Queering the Docile Body


  • Emma Kauffman




Increasingly, there is a view that the recent emergence of sexual and gender diversity has helped to move mainstream society towards the eradication of the normative privileging of particular genders and sexualities. However, when we look beneath the surface it is more likely to be a reconfiguration of the heterosexual matrix, a term defined by Judith Butler as that grid of cultural intelligibility through which norms are created and maintained in bodies, genders, and desires and how they appear natural (Butler, 24). Using Judith Butler’s heterosexual matrix as my foundation, this paper will demonstrate the ways in which gender and sexuality become naturalized in order to explore the normalization process of both heterosexual desire, or orientation, and the gender binary. It will argue that although we are in the midst of a historic mobilization of diverse and complex (trans)gender movements, the sphere of intelligibility continues to be subject to hegemonic interpretations. These interpretations privilege a binary model of genders and sexual behaviors, thus resulting in a continuation of normative identities and desires. Further, as this essay will explicate, the heterosexual matrix, in accordance with neoliberalism, work as a mechanism of power that designates what is an intelligible life. As such, without first locating these functions of power, the push for a more fluid and open understanding of gender, sexuality and desire will continue to fail, and the space for widespread change will dissolve.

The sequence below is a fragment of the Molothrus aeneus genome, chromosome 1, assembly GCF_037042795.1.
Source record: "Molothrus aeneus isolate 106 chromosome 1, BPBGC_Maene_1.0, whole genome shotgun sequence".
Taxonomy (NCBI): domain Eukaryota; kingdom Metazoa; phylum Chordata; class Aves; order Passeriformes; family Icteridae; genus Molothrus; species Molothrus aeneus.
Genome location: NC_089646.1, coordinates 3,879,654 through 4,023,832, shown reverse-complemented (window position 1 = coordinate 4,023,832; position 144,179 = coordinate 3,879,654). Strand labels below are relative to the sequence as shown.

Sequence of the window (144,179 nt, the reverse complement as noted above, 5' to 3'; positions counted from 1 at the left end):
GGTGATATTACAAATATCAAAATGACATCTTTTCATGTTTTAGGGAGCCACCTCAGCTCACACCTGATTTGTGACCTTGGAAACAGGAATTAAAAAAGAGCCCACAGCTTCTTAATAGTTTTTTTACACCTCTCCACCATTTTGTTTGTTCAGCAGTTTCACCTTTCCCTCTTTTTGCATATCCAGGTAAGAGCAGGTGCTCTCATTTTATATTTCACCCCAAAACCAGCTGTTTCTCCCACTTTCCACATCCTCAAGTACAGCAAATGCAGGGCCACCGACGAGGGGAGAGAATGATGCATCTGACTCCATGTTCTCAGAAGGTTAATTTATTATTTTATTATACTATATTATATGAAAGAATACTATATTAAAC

How to Cite

Kauffman, E. (2016). Queering the Docile Body. Political Science Undergraduate Review, 1(2), 56–62. https://doi.org/10.29173/psur19